Descurainia pinnata

(Walter) Britton

Mem. Torrey Bot. Club 5: 173. 1894.

Basionym: Erysimum pinnatum Walter Fl. Carol. 174. 1788
Synonyms: Sophia pinnata (Walter) Howell
Treatment appears in FNA Volume 7. Treatment on page 526. Mentioned on page 519, 520, 521, 523, 525, 527.

Annuals; glandular or eglandular; sparsely to densely pubescent, sometimes glabrous distally, canescent or not, trichomes dendritic. Stems erect, unbranched or branched basally and/or distally, (0.8–)1.3–5.7(–9.2) dm. Basal leaves: petiole 0.5–3.6 cm; blade 1- or 2-pinnate, ovate or oblong to oblanceolate in outline, 1–15 cm, lateral lobes (4–9 pairs), linear or oblanceolate to ovate, margins entire or dentate. Cauline leaves sessile or shortly petiolate; blade smaller distally, distal lobes often narrower, surfaces densely pubescent. Racemes considerably elongated in fruit. Fruiting pedicels usually ascending to divaricate or horizontal, rarely descending (at 20–110º angle), straight or slightly recurved, 4–18(–23) mm. Flowers: sepals spreading to ascending, yellow, purple, or rose, oblong, 0.8–2.6 mm, pubescent; petals (whitish or yellow), narrowly oblanceolate, 1–3 × 0.3–1 mm; median filaments 1–2.8 mm; anthers 0.2–0.4 mm. Fruits erect to ascending, usually clavate, rarely broadly linear (wider distally), not torulose, 4–13(–17) × 1.2–2.2 mm; valves each with distinct midvein; septum not veined; ovules 16–40 per ovary; style obsolete, 0.02–0.2 mm, glabrous. Seeds biseriate, reddish brown, oblong, 0.6–0.9 × 0.4–0.5 mm.


V7 830-distribution-map.gif

Alta., B.C., Man., N.W.T., Nunavut, Ont., Que., Sask., Ala., Ariz., Ark., Calif., Colo., Fla., Ga., Idaho, Ill., Ind., Iowa, Kans., Ky., La., Mich., Minn., Miss., Mo., Mont., N.C., N.Dak., N.H., N.Mex., N.Y., Nebr., Nev., Ohio, Okla., Oreg., S.C., S.Dak., Tenn., Tex., Utah, Va., Vt., Wash., Wis., Wyo., n Mexico.


Subspecies 4 (4 in the flora).

Plants assigned to Descurainia pinnata by various authors represent one of the most complex assemblages of any North American Brassicaceae. L. E. Detling (1939) divided it into eleven subspecies, of which R. C. Rollins (1993) accepted eight. The species includes series of populations that show tremendous variability in every conceivable character, and the variation is continuous between extremes. Some of the taxa recognized by these authors were based solely on trivial variations in the degree of pubescence on the distal parts, shape of the distalmost leaf segments, and presence or absence of glands. The latter character can vary within a given population and, therefore, its utility in distinguishing taxa is questionable at best. Cases in point are Cully s.n. (spring 1984) and Worthington 26353, both at UNM, collected from Bernalillo and Luna counties (New Mexico), respectively; each sheet has both glandular and eglandular forms.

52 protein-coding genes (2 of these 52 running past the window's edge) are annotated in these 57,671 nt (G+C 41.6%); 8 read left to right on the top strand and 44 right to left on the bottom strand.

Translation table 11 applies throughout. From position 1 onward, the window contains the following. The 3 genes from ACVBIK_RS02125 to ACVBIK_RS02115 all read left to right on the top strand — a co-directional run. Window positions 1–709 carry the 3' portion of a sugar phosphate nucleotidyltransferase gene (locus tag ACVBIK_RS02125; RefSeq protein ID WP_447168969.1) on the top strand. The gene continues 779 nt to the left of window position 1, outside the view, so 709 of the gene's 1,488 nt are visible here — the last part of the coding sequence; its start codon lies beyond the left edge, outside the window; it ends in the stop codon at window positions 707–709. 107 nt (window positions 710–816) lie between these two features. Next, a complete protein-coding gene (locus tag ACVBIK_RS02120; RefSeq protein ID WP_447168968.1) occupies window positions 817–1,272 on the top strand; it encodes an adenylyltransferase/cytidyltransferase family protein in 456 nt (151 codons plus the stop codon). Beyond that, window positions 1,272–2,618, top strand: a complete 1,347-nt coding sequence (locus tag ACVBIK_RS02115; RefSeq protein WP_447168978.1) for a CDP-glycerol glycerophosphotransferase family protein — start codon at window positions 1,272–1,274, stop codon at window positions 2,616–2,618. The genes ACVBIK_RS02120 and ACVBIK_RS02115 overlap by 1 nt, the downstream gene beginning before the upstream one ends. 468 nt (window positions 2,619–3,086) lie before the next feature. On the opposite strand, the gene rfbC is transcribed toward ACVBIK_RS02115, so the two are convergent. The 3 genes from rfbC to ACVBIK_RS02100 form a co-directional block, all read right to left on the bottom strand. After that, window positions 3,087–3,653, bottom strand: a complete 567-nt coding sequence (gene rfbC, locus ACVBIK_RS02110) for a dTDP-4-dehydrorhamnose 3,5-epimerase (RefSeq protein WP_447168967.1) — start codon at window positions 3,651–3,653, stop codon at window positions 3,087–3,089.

As delimited by L. E. Detling (1939) and R. C. Rollins (1993), subspp. halictorum and menziesii represent a heterogeneous assemblage of intermediates within Descurainia pinnata and between it and other species. In the absence of thorough studies on these subspecies, we prefer to avoid placing them in the synonymy of a putative parental species or recognizing them as subspecies of a parent. Readers interested in the synonymies of subspp. halictorum and menziesii may consult Detling and Rollins.

Molecular studies by B. E. Goodson (2007) indicated that some taxa previously included in Descurainia pinnata (i.e., subspp. filipes, nelsonii, paradisa, and paysonii) should be placed elsewhere. While the molecular data were not able to resolve the remaining subspecies, a critical evaluation of morphology shows that the entire D. pinnata complex falls into at least four relatively distinct groups recognized here as subspecies.

Selected References



1 Rachises glabrous, eglandular. Descurainia pinnata subsp. glabra
1 Rachises sparsely to densely pubescent, glandular or eglandular > 2
2 Plants canescent, often eglandular; stems branching basally or distal to base; sepals purple or rose. Descurainia pinnata subsp. ochroleuca
2 Plants not canescent, often glandular; stems unbranched basally; sepals yellow or rose > 3
3 Fruiting pedicels 4-14(-17) mm, forming (60-)70-90(-110)º angles; sepals rose (at least apically), 0.8-2 mm; petals 1-1.8 mm. Descurainia pinnata subsp. pinnata
3 Fruiting pedicels (7-)10-18(-23) mm, forming 20-60(-80)º angles; sepals yellow, 1.5-2.6 mm; petals (1.7-)2-3 mm. Descurainia pinnata subsp. brachycarpa
... more about "Descurainia pinnata"
Barbara E. Goodson +  and Ihsan A. Al-Shehbaz +
(Walter) Britton +
Erysimum pinnatum +
Alta. +, B.C. +, Man. +, N.W.T. +, Nunavut +, Ont. +, Que. +, Sask. +, Ala. +, Ariz. +, Ark. +, Calif. +, Colo. +, Fla. +, Ga. +, Idaho +, Ill. +, Ind. +, Iowa +, Kans. +, Ky. +, La. +, Mich. +, Minn. +, Miss. +, Mo. +, Mont. +, N.C. +, N.Dak. +, N.H. +, N.Mex. +, N.Y. +, Nebr. +, Nev. +, Ohio +, Okla. +, Oreg. +, S.C. +, S.Dak. +, Tenn. +, Tex. +, Utah +, Va. +, Vt. +, Wash. +, Wis. +, Wyo. +  and n Mexico. +
Mem. Torrey Bot. Club +
Sophia pinnata +
Descurainia pinnata +
Descurainia +
species +